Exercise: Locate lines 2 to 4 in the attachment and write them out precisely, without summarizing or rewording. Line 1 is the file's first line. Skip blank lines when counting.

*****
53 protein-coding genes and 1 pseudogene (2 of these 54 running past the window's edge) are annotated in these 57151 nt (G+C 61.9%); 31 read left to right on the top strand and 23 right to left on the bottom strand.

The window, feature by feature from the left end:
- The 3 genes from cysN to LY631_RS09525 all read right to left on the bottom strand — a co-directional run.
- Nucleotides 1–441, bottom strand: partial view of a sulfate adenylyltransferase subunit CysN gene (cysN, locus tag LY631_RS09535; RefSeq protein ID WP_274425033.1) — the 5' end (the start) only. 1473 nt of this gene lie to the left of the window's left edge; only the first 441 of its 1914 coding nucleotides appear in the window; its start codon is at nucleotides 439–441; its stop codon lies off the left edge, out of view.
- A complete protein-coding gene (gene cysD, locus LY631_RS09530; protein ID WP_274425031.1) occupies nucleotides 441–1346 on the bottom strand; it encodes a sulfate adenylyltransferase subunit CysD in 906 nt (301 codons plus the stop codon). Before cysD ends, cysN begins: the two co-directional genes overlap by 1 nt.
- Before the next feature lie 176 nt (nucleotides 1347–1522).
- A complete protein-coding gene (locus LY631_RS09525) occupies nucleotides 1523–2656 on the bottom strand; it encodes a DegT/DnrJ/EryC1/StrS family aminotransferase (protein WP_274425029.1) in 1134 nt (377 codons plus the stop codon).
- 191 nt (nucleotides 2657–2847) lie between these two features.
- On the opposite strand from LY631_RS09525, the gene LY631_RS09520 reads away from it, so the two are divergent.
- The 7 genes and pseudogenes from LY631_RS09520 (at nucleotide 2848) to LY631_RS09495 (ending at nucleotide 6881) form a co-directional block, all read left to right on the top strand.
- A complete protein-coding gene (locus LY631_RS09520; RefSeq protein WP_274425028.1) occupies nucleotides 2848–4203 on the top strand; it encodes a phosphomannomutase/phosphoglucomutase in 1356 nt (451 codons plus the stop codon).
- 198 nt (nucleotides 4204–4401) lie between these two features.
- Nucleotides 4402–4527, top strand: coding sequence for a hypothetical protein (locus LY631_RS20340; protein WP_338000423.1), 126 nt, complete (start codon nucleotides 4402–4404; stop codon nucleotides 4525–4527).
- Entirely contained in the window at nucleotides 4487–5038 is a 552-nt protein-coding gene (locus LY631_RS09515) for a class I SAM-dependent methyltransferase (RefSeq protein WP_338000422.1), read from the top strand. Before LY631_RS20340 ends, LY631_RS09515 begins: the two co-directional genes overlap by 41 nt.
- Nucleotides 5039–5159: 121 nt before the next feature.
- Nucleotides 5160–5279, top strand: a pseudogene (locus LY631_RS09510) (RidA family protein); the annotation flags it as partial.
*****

The window, feature by feature from the left end:
- The 3 genes from cysN to LY631_RS09525 all read right to left on the bottom strand — a co-directional run.
- Nucleotides 1–441, bottom strand: partial view of a sulfate adenylyltransferase subunit CysN gene (cysN, locus tag LY631_RS09535; RefSeq protein ID WP_274425033.1) — the 5' end (the start) only. 1473 nt of this gene lie to the left of the window's left edge; only the first 441 of its 1914 coding nucleotides appear in the window; its start codon is at nucleotides 439–441; its stop codon lies off the left edge, out of view.